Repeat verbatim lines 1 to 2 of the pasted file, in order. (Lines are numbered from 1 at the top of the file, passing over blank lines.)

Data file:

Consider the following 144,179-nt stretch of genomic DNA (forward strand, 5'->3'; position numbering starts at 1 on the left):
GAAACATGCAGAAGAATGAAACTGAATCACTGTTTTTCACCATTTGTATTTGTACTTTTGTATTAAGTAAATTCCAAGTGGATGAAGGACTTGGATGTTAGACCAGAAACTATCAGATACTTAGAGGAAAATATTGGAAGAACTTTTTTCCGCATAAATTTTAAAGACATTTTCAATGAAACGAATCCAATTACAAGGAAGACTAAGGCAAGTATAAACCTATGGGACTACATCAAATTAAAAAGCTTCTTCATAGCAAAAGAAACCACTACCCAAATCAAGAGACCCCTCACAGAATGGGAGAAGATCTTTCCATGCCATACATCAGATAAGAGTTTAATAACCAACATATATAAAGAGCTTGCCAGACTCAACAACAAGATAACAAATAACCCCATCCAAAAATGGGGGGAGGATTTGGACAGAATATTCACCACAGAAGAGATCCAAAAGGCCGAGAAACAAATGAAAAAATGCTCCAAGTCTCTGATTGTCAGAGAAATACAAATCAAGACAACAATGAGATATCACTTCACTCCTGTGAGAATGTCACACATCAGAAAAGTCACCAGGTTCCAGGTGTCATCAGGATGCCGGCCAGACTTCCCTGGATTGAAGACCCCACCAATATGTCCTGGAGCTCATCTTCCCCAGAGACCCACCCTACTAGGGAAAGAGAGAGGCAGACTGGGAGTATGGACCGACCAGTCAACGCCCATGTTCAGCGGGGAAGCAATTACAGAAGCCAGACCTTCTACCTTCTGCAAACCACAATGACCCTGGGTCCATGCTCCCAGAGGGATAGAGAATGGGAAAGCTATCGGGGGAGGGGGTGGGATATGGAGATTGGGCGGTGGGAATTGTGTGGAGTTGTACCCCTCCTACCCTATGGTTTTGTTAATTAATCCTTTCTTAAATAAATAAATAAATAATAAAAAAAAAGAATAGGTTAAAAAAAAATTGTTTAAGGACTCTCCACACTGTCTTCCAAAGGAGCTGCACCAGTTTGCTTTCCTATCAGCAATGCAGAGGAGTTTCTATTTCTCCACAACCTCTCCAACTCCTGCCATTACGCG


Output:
Consider the following 144,179-nt stretch of genomic DNA (forward strand, 5'->3'; position numbering starts at 1 on the left):
GAAACATGCAGAAGAATGAAACTGAATCACTGTTTTTCACCATTTGTATTTGTACTTTTGTATTAAGTAAATTCCAAGTGGATGAAGGACTTGGATGTTAGACCAGAAACTATCAGATACTTAGAGGAAAATATTGGAAGAACTTTTTTCCGCATAAATTTTAAAGACATTTTCAATGAAACGAATCCAATTACAAGGAAGACTAAGGCAAGTATAAACCTATGGGACTACATCAAATTAAAAAGCTTCTTCATAGCAAAAGAAACCACTACCCAAATCAAGAGACCCCTCACAGAATGGGAGAAGATCTTTCCATGCCATACATCAGATAAGAGTTTAATAACCAACATATATAAAGAGCTTGCCAGACTCAACAACAAGATAACAAATAACCCCATCCAAAAATGGGGGGAGGATTTGGACAGAATATTCACCACAGAAGAGATCCAAAAGGCCGAGAAACAAATGAAAAAATGCTCCAAGTCTCTGATTGTCAGAGAAATACAAATCAAGACAACAATGAGATATCACTTCACTCCTGTGAGAATGTCACACATCAGAAAAGTCACCAGGTTCCAGGTGTCATCAGGATGCCGGCCAGACTTCCCTGGATTGAAGACCCCACCAATATGTCCTGGAGCTCATCTTCCCCAGAGACCCACCCTACTAGGGAAAGAGAGAGGCAGACTGGGAGTATGGACCGACCAGTCAACGCCCATGTTCAGCGGGGAAGCAATTACAGAAGCCAGACCTTCTACCTTCTGCAAACCACAATGACCCTGGGTCCATGCTCCCAGAGGGATAGAGAATGGGAAAGCTATCGGGGGAGGGGGTGGGATATGGAGATTGGGCGGTGGGAATTGTGTGGAGTTGTACCCCTCCTACCCTATGGTTTTGTTAATTAATCCTTTCTTAAATAAATAAATAAATAATAAAAAAAAAGAATAGGTTAAAAAAAAATTGTTTAAGGACTCTCCACACTGTCTTCCAAAGGAGCTGCACCAGTTTGCTTTCCTATCAGCAATGCAGAGGAGTTTCTATTTCTCCACAACCTCTCCAACTCCTGCCATTACGCG